Oil Exploration in Virunga Park

Categories: Journal no. 49, Mining for mineral resources, Democratic Republic of the Congo, Virunga National Park, Gorilla Journal

Fritz in Nuremberg Zoo - with about 54 years one of the oldest male gorillas in the world (© Angela Meder)

In 2013, WWF started the campaign "Draw the Line" to stop the British oil company SOCO's explorations for oil in the Virunga National Park, Democratic Republic of the Congo. Hundreds of thousands of supporters signed up for this campaign. In June 2014, the news was spread in the media that SOCO International had signed a declaration with WWF that said they would not drill for oil in the national park. Unfortunately, this does not mean that the park will be safe from their activities; in the meantime SOCO stated that they will not abandon the exploitation of these resources. Experts are concerned that the Congolese government may redraw the park's boundaries to allow SOCO oil exploration outside of the World Heritage Site. But the World Heritage commission may not accept this.

Soldiers take money from SOCO, as is shown in the new documentary Virunga that is available on Netflix, and the company even tried to bribe and intimidate park rangers. Villagers who opposed the project were beaten by soldiers. A warden who tried to prevent SOCO employees from erecting a mobile phone antenna in the park was kidnapped and tortured. And Emmanuel de Merode, the park's Director, was shot.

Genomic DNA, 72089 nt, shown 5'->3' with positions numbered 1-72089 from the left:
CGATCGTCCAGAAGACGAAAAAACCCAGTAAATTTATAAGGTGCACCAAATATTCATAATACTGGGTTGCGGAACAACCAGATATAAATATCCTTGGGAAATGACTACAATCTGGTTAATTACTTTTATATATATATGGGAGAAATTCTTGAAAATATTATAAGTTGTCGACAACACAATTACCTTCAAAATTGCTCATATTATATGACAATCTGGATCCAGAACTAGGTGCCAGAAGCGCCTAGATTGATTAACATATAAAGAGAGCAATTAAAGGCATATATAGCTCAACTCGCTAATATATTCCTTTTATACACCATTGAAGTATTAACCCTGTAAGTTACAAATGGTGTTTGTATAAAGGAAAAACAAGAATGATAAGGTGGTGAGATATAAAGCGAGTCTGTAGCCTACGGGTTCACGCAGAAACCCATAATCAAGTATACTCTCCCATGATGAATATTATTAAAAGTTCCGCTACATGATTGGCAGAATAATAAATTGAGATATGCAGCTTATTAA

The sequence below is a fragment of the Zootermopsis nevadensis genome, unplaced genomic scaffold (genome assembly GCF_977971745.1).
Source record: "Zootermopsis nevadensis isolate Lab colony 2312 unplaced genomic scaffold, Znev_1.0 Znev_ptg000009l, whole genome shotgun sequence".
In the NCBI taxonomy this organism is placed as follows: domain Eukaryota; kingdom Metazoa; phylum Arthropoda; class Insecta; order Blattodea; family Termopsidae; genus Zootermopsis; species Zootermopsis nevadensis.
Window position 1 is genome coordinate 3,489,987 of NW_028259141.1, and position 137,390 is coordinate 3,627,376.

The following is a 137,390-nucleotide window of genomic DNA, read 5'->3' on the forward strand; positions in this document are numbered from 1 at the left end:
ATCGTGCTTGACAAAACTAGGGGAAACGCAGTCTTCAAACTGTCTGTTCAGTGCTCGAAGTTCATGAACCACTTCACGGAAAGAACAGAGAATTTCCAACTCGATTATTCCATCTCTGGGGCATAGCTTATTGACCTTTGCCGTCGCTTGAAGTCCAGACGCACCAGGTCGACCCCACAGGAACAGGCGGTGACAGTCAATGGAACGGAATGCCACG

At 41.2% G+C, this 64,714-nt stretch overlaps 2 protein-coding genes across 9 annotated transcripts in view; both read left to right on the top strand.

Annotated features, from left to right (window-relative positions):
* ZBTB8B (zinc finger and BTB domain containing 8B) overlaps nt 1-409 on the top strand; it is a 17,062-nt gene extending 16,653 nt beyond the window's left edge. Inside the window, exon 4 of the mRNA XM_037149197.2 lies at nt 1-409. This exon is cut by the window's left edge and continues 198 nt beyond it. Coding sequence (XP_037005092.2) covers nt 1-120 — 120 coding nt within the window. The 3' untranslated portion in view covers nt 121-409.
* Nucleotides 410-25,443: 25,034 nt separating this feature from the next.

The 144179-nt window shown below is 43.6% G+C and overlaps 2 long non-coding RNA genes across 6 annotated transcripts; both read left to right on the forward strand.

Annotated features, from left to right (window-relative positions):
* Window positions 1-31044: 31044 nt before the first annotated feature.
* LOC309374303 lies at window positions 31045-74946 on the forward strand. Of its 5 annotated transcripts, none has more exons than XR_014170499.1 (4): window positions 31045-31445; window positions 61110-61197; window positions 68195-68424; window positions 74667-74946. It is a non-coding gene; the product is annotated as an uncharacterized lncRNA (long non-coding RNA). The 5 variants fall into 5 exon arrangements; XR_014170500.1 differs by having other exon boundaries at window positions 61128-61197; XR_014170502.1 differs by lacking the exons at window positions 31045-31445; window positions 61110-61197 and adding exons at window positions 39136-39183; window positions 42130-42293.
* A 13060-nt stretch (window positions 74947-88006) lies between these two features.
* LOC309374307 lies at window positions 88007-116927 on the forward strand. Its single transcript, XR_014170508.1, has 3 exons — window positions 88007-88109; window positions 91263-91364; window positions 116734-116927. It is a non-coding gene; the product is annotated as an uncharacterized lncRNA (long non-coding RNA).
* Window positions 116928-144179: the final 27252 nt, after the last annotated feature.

The organisation Global Witness published a report, Drillers in the Mist, in September 2014, that reveals SOCO's methods. It shows that SOCO and its contractors have made illicit payments to authorities and politicians, appear to have paid off armed rebels and benefited from fear and violence fostered by government security forces. These findings are mainly based on undercover recordings gathered as part of an investigation for the Virunga documentary.